On December 6, 1785, the Commissioners of Forfeitures for the Southern District of New York awarded Catherine Yorkse (Yerks), widow of William Yerks, the 300-acre farm that her husband and her husbands family had been farming for many decades as tenant farmers of Philipsburg Manor. Philipsburg Manor was a large swath of central Westchester land owned by Frederick Philipse I. A historical site representing the Manor still exists in Sleepy Hollow today. The land was awarded for her husband’s support of Patriot forces battling the British in the area.

The farmland was described in the legal documents as North by Abraham Brown, John Dean. East by the highway. South by highway and John Yorkse and the upper Mill River Road. Southwest by John Requa. West by William Furshee (Forshay), as now possessed by the said Catherine Yourkse.

A hand drawn Forfeiture map clearly shows the boundaries of the farm as shown here:

From this map and with the aid of a Google map tool that calculates acreage, we are able to see the farm come to life in this 1925 aerial photograph of the area. The farmland of the area is clearly visible.

John Dean Rock – A New York State Historic Marker Site

The north-western corner of the farm is home to “John Dean Rock”, a New York State Historical Marker site. “John Dean Rock” is named after a patriot who would hide behind the extremely large rock as he conducted hit-and-run missions against British troops that marched up what was known as the Upper Mill Road (Saw Mill River Road). The rock was recorded in a black and white photograph that dates back to 1890. Note the fence rail along the river.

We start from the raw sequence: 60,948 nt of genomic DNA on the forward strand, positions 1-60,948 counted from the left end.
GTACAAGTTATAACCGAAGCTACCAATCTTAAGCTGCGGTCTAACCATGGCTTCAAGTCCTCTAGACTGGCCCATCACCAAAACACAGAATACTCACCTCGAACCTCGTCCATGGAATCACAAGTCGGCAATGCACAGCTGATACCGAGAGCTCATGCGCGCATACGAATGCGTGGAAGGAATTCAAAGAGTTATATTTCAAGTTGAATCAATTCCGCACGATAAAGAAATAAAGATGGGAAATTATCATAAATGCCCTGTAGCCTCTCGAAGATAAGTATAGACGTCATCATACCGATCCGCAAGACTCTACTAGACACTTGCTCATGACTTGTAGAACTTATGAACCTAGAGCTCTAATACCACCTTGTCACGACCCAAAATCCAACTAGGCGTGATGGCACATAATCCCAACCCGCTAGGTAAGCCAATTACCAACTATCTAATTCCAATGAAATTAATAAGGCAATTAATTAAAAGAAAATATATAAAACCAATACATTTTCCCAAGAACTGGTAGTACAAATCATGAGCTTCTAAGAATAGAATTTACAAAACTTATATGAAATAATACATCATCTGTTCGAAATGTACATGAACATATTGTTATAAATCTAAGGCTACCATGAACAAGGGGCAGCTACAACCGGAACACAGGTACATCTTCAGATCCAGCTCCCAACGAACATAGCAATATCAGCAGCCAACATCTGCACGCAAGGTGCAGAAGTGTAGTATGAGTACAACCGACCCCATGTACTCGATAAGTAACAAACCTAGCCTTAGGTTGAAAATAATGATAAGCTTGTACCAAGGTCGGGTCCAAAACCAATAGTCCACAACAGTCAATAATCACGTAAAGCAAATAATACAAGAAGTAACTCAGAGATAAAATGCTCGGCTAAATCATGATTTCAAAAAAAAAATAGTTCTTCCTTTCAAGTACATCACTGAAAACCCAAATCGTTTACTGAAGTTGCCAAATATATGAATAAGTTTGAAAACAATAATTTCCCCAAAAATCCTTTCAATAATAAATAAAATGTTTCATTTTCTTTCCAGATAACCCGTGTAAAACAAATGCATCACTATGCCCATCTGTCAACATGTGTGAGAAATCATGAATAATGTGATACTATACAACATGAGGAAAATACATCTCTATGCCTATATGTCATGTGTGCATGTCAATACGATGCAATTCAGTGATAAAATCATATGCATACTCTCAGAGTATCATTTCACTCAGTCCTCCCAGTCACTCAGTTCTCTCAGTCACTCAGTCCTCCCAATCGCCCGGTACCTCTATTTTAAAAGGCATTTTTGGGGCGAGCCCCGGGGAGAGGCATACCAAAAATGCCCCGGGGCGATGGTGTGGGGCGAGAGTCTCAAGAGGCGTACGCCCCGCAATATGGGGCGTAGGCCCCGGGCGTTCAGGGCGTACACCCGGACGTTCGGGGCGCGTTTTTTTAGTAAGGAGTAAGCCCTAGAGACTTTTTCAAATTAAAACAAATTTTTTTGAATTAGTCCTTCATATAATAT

Brown’s Pond and Mills

Brown’s Mills at Eastview, home to a grist mill, sawmill, cider mill, and ice-house was the largest and the last water power mill along the entire course of the Saw Mill River. At the time of its destruction by fire in 1920, all were in active operation.

Raven Rock

Jeff Canning and Wally Buxton’s History of the Tarrytowns, tells us the story of Raven Rock and provides us some hints as to why it earned a role in Washington Irving’s tales.

Raven Rock is part of Buttermilk Hill in the northern reaches of the Rockefeller estate near the old Hawthorne Traffic Circle. Legend tells us that three ghosts, not just Irving’s lady in white, roam the area.

The lady in white was a girl who got lost in a snowstorm and sought shelter from the fierce wind in a ravine by the rock. The snow drifted in and she perished during the night. It is believed that the spirit of the lady meets the wanderer with cries that resemble the howling of the wind, and gestures that remind one of drifting snow, warning all to stay away from the fatal spot.

A more ancient legend tells of an Indian maiden who was driven to her death at Raven Rock by a jealous lover. Her spirit is believed to roam the area, lamenting her fate.

The third spirit is that of a colonial girl who fled from the attentions of an amorous Tory raider during the Revolution and leaped from the rock to her death“.

It’s a little tricky finding the raven. But if you look hard enough, you will eventually see it.